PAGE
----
Digestive System

The digestive system has the function of breaking down food to retrieve nutrients and minerals for use such as energy and filter out waste. Major organs include the intestines (small and big), stomach, esophagus, liver, mouth, gallbladder, pancreas, etc. Functional units include muscles and sphincters, muscular layer modified into ring-like valves at junctions in segments of digestive tube.

The small intestine is an organ responsible for digestion and absorption of nutrients from food. It is the longest section of the alimentary canal, with a small diameter. The first 25 centimeters of the intestine is the duodenum. Acid chyme from the stomach mixes with the digestive juices from the liver, pancreas, gallbladder, and gland cells of the intestinal wall. The pancreas creates hydrolytic enzymes and a solution of alkaline with bicarbonate, acting as a buffer to balance the acidity in stomach chyme.

The pancreatic juices include protein digesting enzymes that are activated once located in the duodenum’s extracellular space. The liver produces bile, a mix of substances stored in the gallbladder. Bile has no enzymes but bile salts which are detergents that help with fat digestion and absorption. It also has pigments from red blood cell death from the liver. The lining of the duodenum is called the brush border, and it is a source of digestive enzymes secreted into the lumen. Digestion finished early in the intestine while the chyme is in the duodenum and the last parts of the small intestine are called the jejunum and ileum focusing on absorption of the water and nutrients. Peristalsis is the rhythmic waves of contraction by muscles in the digestive tract that help with breaking down and moving food down the canal.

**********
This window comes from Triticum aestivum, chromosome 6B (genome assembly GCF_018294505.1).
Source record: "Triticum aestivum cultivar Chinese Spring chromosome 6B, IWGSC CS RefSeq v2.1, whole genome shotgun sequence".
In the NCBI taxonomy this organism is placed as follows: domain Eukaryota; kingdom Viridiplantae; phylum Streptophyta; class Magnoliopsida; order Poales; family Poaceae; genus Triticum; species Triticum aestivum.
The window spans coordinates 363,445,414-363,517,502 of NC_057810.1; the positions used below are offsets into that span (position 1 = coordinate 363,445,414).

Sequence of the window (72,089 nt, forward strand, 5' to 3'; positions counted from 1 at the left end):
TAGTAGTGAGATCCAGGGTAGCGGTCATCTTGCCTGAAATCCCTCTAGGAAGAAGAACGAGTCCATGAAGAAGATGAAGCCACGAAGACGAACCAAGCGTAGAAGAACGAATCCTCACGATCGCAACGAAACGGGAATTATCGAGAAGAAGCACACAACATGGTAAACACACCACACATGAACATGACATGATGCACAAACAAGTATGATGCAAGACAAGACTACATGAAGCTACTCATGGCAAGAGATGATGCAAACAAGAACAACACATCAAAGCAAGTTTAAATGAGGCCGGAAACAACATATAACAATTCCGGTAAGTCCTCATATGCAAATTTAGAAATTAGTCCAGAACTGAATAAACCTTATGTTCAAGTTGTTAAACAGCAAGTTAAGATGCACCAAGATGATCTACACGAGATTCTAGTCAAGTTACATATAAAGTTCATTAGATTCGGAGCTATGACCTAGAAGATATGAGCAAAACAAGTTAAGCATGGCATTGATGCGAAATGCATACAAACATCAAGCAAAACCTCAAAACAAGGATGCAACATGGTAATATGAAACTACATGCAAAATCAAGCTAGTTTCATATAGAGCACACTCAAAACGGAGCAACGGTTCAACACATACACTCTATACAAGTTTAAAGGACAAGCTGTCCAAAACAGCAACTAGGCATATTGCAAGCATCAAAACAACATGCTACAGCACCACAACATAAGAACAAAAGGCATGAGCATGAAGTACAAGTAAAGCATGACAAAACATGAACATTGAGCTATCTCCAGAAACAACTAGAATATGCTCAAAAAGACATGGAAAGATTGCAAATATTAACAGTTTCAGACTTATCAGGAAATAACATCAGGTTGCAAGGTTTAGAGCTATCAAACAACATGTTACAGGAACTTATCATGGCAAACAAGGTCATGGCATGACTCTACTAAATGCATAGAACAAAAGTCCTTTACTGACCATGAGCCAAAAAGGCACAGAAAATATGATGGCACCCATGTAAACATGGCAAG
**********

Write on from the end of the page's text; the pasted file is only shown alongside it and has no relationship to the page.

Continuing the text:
Intestinal Wall

Nutrients in the lumen are absorbed mostly in the small intestine. It has a large surface area with large circular folds in the lining having villi, which are finger like projections. Each epithelial cell of the villi have microscopic micro-villi, projecting into the lumen. The micro-villi increases the rate of absorption. At each villi core is a net of microscopic capillaries and a vessel of the lymphatic system called a lacteal. Nutrients are absorbed in the epithelium in the intestine and then the capillaries and lacteals.

Written By: Neil 6/18/2019



Leave a Reply

Please log in using one of these methods to post your comment:

WordPress.com Logo

You are commenting using your WordPress.com account. Log Out /  Change )

Google photo

You are commenting using your Google account. Log Out /  Change )

Twitter picture

You are commenting using your Twitter account. Log Out /  Change )

Facebook photo

You are commenting using your Facebook account. Log Out /  Change )

Connecting to %s

This site uses Akismet to reduce spam. Learn how your comment data is processed.